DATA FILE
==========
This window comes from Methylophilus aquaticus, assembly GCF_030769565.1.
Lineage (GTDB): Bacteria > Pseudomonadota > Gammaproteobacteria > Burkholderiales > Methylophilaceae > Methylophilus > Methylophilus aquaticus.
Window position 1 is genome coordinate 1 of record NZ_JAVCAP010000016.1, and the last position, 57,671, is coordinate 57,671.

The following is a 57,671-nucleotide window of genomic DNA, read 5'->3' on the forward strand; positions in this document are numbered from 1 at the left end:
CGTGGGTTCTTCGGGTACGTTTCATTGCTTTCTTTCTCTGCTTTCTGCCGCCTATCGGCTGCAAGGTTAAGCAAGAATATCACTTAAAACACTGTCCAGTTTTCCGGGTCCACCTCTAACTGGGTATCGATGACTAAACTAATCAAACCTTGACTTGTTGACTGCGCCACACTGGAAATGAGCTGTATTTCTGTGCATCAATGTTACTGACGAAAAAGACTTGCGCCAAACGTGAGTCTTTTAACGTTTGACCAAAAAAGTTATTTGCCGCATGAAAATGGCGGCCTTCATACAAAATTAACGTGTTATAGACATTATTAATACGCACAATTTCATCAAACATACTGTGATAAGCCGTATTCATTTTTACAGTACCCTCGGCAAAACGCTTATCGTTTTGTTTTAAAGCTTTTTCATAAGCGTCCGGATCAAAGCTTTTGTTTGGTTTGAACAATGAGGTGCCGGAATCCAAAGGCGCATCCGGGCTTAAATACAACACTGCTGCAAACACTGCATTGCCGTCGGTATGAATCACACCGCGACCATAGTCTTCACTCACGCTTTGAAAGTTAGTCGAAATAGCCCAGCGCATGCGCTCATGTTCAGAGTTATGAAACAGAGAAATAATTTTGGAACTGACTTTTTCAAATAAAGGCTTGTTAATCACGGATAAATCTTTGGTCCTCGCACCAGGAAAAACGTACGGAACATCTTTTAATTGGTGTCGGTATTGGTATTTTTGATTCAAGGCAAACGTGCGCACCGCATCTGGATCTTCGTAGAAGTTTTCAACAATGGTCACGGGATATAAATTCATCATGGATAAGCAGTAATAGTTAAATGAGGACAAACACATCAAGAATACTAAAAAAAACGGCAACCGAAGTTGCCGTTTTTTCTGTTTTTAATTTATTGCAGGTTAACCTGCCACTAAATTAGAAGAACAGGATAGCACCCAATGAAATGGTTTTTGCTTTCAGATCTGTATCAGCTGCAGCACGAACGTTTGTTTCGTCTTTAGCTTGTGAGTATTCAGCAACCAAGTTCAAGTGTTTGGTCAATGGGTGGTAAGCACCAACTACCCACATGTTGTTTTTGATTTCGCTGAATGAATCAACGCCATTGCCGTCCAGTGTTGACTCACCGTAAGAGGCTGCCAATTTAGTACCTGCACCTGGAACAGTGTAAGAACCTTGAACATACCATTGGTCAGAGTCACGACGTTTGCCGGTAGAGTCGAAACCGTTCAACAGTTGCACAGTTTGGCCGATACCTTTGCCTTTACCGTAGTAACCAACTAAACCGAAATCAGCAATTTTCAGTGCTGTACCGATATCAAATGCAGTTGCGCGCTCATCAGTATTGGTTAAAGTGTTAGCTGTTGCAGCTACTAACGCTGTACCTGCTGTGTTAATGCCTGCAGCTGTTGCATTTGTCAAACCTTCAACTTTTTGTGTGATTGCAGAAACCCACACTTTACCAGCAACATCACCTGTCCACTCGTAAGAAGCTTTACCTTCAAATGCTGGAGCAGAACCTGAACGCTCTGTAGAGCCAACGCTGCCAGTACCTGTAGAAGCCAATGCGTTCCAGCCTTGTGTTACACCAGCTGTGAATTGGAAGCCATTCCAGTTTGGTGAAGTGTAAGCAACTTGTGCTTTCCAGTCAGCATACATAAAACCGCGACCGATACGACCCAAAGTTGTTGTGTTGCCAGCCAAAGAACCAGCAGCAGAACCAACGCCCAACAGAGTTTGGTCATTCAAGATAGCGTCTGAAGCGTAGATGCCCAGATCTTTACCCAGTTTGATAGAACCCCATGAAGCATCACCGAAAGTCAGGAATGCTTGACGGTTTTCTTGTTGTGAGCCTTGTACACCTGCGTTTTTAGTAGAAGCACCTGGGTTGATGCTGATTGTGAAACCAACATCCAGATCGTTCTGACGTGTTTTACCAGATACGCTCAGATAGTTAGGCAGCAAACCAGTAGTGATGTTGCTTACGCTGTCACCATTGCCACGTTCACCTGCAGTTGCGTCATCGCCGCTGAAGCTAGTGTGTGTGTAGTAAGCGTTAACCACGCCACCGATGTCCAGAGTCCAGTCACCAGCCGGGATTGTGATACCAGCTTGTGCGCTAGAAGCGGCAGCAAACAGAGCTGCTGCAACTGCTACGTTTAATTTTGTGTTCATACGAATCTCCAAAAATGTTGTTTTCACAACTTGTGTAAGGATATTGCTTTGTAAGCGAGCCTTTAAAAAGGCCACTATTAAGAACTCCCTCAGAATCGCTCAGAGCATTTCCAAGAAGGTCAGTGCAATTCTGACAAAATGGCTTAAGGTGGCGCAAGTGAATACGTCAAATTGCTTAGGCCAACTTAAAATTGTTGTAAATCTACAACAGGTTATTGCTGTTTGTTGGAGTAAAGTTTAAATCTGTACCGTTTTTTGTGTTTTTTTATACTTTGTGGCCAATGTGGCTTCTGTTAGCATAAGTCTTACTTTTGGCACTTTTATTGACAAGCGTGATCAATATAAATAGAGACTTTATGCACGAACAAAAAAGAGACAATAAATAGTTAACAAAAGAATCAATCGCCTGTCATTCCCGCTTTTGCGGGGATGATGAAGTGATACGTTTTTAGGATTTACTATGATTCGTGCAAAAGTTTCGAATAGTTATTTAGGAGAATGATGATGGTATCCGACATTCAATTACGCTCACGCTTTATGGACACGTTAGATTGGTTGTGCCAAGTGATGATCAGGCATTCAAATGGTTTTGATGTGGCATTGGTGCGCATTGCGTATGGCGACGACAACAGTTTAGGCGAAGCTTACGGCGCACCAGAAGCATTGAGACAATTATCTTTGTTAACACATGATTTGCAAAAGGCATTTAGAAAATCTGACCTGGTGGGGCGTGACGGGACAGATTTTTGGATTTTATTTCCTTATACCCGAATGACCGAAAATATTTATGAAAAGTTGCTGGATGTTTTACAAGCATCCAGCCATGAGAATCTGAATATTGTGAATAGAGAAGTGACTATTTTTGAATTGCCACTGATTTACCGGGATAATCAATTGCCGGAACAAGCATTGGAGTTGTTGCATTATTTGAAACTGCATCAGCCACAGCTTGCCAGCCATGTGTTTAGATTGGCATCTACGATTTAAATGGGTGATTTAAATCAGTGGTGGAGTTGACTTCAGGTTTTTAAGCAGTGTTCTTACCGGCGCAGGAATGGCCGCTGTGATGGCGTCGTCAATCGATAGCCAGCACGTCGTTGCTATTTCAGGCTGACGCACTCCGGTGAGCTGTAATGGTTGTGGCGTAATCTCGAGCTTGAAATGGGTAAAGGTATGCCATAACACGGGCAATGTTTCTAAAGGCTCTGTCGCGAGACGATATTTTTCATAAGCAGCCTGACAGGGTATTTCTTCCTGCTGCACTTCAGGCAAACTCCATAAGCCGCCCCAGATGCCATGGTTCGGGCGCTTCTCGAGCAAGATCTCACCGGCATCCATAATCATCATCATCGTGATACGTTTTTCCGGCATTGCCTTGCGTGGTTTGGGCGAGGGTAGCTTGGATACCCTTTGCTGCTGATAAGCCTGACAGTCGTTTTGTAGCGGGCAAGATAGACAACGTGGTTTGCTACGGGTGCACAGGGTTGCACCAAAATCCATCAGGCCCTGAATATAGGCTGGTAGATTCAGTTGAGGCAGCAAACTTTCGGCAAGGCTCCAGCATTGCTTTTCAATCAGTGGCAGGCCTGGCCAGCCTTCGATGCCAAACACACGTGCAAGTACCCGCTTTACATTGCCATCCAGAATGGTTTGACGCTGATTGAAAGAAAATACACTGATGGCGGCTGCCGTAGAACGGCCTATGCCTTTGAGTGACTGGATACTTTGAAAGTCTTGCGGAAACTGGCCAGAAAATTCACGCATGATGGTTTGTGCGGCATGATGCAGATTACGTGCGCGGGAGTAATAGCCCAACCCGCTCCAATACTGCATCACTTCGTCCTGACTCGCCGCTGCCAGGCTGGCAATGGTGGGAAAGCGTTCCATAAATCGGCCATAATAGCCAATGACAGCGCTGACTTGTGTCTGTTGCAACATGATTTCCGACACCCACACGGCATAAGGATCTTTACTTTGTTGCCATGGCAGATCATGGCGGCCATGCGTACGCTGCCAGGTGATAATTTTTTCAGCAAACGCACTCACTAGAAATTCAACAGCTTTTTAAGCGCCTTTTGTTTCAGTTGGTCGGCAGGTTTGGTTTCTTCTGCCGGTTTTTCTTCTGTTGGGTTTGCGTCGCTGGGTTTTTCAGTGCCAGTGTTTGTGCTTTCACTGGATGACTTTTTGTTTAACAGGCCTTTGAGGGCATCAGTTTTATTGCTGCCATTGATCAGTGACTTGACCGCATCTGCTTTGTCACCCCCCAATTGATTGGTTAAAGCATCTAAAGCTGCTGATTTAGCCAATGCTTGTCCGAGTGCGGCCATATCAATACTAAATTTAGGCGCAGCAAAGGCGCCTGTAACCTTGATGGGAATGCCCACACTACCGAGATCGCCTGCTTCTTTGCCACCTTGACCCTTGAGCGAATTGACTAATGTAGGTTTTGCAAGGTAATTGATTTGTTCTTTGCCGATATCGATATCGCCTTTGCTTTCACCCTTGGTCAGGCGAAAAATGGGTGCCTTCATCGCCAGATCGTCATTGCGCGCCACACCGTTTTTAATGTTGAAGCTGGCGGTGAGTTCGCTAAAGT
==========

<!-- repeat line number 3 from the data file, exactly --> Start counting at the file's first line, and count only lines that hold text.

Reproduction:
Window position 1 is genome coordinate 1 of record NZ_JAVCAP010000016.1, and the last position, 57,671, is coordinate 57,671.